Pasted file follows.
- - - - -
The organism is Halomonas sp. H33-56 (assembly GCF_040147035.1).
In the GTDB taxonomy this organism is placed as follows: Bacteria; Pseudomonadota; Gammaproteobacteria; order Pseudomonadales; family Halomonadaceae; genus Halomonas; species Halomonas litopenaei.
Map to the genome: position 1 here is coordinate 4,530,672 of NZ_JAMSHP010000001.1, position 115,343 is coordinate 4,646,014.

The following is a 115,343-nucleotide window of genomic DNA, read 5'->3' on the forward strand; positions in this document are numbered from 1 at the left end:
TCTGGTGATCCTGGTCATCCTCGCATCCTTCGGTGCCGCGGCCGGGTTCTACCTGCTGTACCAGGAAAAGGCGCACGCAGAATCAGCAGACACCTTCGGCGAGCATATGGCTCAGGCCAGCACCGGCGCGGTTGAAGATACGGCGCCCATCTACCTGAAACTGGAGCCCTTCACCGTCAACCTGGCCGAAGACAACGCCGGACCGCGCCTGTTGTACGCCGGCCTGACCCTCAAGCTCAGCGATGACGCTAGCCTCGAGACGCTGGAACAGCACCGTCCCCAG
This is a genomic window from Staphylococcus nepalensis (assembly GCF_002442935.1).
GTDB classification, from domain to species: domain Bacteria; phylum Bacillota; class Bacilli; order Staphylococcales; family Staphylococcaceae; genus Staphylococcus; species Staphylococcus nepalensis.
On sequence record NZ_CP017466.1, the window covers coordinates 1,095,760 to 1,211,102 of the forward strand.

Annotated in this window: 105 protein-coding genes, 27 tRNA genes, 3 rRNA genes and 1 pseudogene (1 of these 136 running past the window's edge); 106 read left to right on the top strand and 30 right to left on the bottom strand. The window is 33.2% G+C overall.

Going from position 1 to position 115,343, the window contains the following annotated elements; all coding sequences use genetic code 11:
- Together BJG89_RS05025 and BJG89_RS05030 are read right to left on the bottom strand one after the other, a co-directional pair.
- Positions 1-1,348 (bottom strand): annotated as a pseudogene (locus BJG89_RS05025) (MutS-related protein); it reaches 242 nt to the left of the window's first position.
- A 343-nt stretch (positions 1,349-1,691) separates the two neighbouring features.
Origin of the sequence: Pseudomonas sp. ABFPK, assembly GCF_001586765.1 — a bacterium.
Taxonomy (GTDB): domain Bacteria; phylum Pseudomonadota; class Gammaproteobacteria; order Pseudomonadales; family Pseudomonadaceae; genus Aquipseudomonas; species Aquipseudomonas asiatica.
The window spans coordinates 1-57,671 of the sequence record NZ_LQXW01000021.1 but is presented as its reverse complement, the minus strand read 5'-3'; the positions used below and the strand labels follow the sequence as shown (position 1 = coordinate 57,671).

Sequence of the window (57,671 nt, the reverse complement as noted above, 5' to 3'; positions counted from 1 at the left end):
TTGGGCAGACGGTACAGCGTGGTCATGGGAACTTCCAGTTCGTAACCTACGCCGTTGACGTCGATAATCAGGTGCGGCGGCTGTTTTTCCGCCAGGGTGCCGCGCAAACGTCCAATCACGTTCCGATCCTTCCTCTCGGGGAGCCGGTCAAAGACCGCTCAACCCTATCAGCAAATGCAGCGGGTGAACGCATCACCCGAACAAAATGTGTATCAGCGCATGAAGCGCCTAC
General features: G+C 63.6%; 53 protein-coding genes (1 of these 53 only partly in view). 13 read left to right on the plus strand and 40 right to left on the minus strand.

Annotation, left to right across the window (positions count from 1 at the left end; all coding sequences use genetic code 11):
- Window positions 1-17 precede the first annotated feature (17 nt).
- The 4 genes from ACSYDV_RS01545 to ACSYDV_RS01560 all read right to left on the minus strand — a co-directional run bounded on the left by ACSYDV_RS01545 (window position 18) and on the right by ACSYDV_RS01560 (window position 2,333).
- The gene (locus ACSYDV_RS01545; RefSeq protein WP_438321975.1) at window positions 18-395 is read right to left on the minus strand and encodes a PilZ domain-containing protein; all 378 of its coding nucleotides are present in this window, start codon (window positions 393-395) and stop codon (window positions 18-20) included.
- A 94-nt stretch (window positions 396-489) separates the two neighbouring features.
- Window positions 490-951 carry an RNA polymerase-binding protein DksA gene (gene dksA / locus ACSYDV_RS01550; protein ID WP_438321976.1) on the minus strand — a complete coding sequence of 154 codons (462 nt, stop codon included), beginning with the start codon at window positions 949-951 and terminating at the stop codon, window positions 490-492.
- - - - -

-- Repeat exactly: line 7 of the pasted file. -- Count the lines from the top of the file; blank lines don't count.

GTDB classification, from domain to species: domain Bacteria; phylum Bacillota; class Bacilli; order Staphylococcales; family Staphylococcaceae; genus Staphylococcus; species Staphylococcus nepalensis.